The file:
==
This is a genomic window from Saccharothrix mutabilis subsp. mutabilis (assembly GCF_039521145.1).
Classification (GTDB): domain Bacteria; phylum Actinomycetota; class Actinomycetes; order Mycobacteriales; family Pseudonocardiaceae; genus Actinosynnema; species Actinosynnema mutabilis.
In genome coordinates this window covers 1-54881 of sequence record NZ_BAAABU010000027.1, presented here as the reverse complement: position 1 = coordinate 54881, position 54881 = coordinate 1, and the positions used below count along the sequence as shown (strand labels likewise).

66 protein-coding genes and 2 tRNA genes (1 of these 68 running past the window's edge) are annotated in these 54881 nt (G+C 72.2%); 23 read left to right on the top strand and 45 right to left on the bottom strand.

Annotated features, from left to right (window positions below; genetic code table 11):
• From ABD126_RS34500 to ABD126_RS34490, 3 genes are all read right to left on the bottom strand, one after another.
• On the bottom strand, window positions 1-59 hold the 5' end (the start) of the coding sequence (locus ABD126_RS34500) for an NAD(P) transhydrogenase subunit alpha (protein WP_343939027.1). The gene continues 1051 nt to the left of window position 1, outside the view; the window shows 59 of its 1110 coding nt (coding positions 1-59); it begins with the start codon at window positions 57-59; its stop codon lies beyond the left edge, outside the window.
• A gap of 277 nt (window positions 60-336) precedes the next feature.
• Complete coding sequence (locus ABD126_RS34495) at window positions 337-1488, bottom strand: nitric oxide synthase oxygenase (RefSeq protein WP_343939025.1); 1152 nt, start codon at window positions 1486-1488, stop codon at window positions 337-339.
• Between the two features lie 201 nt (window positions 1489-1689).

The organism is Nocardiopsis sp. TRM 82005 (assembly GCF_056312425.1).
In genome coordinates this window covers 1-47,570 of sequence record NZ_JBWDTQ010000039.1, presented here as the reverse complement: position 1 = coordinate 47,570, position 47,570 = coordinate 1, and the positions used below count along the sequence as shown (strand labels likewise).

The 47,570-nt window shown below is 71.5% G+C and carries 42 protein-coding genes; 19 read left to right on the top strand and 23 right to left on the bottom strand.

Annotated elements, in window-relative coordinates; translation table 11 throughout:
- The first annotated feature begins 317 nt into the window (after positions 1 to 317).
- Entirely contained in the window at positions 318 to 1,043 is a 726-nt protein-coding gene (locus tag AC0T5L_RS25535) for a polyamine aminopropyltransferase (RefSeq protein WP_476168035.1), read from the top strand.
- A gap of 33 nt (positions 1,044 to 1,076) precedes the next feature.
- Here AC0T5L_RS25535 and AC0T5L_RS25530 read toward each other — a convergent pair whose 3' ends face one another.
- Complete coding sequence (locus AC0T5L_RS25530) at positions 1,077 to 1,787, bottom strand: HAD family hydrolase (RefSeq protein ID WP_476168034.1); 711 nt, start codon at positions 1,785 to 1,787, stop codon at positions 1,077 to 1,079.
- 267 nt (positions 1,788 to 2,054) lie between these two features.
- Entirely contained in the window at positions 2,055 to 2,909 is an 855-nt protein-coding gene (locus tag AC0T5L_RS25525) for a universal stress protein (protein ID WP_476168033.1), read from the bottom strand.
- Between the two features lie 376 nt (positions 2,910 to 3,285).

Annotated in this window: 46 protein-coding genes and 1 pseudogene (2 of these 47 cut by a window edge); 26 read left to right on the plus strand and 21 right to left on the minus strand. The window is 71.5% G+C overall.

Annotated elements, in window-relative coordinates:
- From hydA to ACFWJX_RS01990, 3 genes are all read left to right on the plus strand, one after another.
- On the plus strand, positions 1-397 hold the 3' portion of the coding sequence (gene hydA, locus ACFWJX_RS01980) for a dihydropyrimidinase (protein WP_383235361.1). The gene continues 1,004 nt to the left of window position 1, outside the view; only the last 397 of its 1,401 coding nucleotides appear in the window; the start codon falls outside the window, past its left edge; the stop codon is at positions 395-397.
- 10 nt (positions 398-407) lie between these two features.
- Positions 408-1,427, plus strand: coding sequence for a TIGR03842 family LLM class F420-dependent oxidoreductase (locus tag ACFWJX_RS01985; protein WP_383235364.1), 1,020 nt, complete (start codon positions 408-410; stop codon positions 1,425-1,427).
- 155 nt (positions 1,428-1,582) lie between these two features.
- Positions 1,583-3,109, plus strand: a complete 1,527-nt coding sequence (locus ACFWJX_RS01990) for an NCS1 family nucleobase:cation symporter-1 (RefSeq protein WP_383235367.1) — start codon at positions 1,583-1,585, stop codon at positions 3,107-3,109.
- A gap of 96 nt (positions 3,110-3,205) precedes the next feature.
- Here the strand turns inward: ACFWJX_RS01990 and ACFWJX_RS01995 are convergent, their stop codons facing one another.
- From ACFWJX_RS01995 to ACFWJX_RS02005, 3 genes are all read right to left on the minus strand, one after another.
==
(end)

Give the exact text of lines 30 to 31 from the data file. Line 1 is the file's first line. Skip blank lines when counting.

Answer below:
- Positions 1,583-3,109, plus strand: a complete 1,527-nt coding sequence (locus ACFWJX_RS01990) for an NCS1 family nucleobase:cation symporter-1 (RefSeq protein WP_383235367.1) — start codon at positions 1,583-1,585, stop codon at positions 3,107-3,109.
- A gap of 96 nt (positions 3,110-3,205) precedes the next feature.